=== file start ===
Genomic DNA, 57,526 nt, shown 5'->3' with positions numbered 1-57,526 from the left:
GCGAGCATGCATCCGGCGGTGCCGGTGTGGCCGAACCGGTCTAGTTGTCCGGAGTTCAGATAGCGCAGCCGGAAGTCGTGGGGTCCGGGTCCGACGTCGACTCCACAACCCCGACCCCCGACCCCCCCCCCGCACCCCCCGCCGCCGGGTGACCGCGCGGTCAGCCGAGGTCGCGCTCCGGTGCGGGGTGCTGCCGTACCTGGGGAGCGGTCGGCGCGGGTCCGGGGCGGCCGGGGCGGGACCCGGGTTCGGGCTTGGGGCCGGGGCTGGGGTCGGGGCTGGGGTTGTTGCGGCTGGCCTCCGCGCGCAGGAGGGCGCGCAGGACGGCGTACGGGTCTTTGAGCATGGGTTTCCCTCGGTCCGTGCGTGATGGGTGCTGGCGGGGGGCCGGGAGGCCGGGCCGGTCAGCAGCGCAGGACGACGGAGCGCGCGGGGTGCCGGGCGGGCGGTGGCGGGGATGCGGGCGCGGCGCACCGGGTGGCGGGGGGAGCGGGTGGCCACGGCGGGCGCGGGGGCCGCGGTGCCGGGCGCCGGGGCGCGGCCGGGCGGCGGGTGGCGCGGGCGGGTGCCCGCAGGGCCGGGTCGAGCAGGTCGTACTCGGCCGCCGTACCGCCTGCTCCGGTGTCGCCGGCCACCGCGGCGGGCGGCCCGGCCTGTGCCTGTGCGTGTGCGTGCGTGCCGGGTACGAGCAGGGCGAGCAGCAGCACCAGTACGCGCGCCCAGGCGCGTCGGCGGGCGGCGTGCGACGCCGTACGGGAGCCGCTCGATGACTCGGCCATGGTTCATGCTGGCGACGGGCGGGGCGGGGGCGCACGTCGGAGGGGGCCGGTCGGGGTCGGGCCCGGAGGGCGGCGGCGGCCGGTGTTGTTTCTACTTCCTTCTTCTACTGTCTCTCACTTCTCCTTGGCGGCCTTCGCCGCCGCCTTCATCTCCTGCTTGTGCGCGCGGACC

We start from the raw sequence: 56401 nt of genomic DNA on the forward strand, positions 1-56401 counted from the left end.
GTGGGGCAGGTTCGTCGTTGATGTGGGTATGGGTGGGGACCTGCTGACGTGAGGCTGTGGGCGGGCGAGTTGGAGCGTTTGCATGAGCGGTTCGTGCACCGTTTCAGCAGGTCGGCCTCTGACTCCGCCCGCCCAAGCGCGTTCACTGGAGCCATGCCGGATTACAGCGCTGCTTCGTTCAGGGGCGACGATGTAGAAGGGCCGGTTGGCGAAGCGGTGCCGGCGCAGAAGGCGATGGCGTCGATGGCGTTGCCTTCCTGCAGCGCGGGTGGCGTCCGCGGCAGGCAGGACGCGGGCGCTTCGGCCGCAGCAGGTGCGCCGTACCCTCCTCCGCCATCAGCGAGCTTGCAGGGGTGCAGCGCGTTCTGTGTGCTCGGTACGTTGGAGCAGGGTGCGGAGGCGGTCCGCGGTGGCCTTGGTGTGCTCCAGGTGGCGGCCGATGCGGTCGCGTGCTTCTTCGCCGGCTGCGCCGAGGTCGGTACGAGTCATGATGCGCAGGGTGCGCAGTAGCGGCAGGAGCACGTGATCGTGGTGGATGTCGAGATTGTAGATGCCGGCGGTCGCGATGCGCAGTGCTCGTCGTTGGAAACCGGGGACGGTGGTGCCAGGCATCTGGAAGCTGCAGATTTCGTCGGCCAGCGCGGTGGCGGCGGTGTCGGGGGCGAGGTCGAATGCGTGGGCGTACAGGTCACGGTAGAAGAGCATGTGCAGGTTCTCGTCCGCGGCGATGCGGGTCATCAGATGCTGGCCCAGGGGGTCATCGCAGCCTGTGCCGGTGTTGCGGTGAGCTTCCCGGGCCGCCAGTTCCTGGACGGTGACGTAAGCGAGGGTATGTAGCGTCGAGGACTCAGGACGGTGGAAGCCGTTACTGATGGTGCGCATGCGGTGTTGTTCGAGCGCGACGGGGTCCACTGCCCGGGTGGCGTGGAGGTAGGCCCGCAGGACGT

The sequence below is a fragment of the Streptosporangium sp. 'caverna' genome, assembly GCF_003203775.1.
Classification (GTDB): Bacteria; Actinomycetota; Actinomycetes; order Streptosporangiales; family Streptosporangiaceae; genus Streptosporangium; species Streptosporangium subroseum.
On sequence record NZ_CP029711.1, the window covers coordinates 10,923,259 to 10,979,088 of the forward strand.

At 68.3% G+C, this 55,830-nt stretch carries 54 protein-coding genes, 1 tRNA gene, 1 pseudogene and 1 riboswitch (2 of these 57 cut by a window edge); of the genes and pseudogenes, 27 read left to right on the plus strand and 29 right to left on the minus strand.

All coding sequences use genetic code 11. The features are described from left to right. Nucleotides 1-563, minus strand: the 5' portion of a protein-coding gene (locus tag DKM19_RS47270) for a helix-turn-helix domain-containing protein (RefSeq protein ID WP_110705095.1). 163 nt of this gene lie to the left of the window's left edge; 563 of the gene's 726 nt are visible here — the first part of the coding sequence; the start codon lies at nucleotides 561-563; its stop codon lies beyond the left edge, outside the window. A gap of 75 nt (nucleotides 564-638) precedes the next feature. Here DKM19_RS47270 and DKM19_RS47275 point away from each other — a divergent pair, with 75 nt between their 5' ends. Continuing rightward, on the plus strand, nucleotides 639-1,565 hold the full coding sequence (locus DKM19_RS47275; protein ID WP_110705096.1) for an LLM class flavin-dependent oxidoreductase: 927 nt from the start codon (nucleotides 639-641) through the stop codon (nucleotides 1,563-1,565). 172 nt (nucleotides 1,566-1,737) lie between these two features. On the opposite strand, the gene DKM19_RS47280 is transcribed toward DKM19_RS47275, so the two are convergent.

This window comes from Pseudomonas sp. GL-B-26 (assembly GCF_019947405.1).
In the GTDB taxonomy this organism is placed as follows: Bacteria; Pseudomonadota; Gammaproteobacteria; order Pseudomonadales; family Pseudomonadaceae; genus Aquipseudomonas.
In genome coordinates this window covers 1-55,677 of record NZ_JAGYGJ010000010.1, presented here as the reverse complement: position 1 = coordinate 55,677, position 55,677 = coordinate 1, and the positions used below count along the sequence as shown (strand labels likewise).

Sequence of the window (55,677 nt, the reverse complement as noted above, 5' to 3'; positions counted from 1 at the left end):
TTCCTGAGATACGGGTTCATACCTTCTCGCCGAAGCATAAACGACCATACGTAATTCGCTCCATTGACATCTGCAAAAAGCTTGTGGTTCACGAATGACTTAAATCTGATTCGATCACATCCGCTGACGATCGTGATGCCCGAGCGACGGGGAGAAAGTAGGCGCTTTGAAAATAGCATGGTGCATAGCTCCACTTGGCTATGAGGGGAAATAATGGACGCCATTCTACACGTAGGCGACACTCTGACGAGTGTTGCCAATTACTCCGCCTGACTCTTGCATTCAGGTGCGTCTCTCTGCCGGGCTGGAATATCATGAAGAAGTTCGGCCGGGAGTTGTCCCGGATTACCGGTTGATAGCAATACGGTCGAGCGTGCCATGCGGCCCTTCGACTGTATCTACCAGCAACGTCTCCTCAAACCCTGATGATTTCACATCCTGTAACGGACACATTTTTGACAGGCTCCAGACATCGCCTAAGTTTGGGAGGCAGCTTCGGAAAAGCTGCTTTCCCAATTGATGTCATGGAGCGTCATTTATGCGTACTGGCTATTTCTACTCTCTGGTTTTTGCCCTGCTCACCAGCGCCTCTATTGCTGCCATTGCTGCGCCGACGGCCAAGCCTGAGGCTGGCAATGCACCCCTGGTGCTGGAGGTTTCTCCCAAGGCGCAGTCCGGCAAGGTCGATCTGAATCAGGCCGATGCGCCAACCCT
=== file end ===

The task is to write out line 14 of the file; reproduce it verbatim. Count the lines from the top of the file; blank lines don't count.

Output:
TTCCTGAGATACGGGTTCATACCTTCTCGCCGAAGCATAAACGACCATACGTAATTCGCTCCATTGACATCTGCAAAAAGCTTGTGGTTCACGAATGACTTAAATCTGATTCGATCACATCCGCTGACGATCGTGATGCCCGAGCGACGGGGAGAAAGTAGGCGCTTTGAAAATAGCATGGTGCATAGCTCCACTTGGCTATGAGGGGAAATAATGGACGCCATTCTACACGTAGGCGACACTCTGACGAGTGTTGCCAATTACTCCGCCTGACTCTTGCATTCAGGTGCGTCTCTCTGCCGGGCTGGAATATCATGAAGAAGTTCGGCCGGGAGTTGTCCCGGATTACCGGTTGATAGCAATACGGTCGAGCGTGCCATGCGGCCCTTCGACTGTATCTACCAGCAACGTCTCCTCAAACCCTGATGATTTCACATCCTGTAACGGACACATTTTTGACAGGCTCCAGACATCGCCTAAGTTTGGGAGGCAGCTTCGGAAAAGCTGCTTTCCCAATTGATGTCATGGAGCGTCATTTATGCGTACTGGCTATTTCTACTCTCTGGTTTTTGCCCTGCTCACCAGCGCCTCTATTGCTGCCATTGCTGCGCCGACGGCCAAGCCTGAGGCTGGCAATGCACCCCTGGTGCTGGAGGTTTCTCCCAAGGCGCAGTCCGGCAAGGTCGATCTGAATCAGGCCGATGCGCCAACCCT